Black-ish Super Mom Tracee Ellis on Growing Up and Making Your Own Choices
- Published: Tuesday, November 20th 2018
- in Living Well
Star of ABC’s hit show “black-ish” Tracee Ellis Ross makes headlines by advocating for women who choose not to marry or have children. But her advocacy for being you extends beyond relationships and having babies. Learn how Tracee realized her life was her own and why she believes understanding what you really care about is more important than money or fame.
True Confessions of a Super Star
In a conversation with Michelle Obama covered in the New York Times, Tracee said that when she was a little girl, she asked herself…”am I good enough?” Although she grew up in a famous, wealthy family–and became successful–her self-doubts continued. And as she grew older, she discovered a painful truth: even if you have a stellar career or are a fantastic aunt, if you aren’t married or have kids, you can be seen as a failure.
Then, about two years ago, Tracee realized that her life was her own to live and she didn’t have to ask permission to make her own choices. However, in her speech at Glamour’s 2017 Women of the Year Summit, Tracee acknowledged, “… it takes a lot of courage to live your life the way you choose to without giving into pressures and expectations.”
Words of Wisdom
- Fury is OK Tracee believes being furious about what you care about is OK. In a TED talk, she noted, “As women, we’re told we’re not supposed to be angry. So what do you do when you’re pushing up against that fiery feeling?” She recommends that being furious in a constructive way can be smart and productive, as long as you handle it appropriately.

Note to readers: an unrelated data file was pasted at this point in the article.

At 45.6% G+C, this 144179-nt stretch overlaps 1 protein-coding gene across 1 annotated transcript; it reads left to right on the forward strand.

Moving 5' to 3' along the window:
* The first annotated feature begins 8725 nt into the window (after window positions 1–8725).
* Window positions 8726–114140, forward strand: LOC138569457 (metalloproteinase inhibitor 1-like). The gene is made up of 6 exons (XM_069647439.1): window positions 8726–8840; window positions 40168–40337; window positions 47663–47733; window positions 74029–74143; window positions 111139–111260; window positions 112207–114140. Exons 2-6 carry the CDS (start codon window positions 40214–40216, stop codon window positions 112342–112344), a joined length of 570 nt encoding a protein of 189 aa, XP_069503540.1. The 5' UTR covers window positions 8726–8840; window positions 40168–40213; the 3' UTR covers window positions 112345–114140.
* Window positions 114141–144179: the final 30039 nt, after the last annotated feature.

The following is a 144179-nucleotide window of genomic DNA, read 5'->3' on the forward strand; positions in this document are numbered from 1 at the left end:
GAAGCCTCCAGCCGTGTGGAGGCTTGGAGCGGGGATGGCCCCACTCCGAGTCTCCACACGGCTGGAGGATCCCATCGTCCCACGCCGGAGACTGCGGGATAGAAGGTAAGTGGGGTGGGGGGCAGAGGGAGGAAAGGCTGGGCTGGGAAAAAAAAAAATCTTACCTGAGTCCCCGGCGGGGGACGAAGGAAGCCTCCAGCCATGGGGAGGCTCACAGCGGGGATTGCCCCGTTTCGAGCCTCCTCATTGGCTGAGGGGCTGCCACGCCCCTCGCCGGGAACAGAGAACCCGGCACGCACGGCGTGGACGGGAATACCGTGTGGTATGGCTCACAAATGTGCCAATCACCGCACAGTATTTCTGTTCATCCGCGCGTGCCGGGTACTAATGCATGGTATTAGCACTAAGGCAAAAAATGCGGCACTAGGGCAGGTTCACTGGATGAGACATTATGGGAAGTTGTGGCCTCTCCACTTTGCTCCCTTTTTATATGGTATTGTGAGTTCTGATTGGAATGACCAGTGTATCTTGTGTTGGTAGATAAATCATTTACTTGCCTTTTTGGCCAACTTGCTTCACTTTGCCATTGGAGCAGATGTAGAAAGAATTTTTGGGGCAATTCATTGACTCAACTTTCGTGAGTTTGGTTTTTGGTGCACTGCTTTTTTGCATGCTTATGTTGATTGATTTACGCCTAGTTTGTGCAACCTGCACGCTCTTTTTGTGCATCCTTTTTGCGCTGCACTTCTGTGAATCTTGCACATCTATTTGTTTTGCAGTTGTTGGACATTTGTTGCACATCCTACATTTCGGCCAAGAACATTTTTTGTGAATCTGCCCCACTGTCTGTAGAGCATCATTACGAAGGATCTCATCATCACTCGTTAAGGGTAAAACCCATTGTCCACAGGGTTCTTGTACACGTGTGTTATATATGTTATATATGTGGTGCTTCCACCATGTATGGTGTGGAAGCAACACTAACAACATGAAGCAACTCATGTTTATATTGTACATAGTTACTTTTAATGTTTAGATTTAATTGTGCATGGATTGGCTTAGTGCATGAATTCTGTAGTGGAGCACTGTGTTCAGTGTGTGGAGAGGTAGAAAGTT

- She Didn’t Wake Up This Way Tracee also debunks the popular phrase, “I woke up like this.” In an In Style interview she points out that she works out hard, takes care of her skin and most importantly, has learned how to say “no.” “It’s knowing yourself so you can make choices that are an expression of you. That’s self-care.”
- Choosing to Be Alone In the same article, Tracee says “choiceful solitude,” is one of her favorite things. This could be reading or gardening or just going through her closet and playing dress-up. She likes to have friends but prefers to travel by herself. As she says, “…silence feels like a warm bath.”
 New York Times, “Michelle Obama and Tracee Ellis Ross on the Power of Women’s Stories,” Philip Galanes, November 2018
 HuffPost, “Tracee Ellis Ross Has An Inspiring Message For Older Single Women Who Don’t Have Children,” Chloe Tejada, November 2017
 In Style, “At 45, Tracee Ellis Ross Is Living Her Best Life,” Rob Haskell, November 2018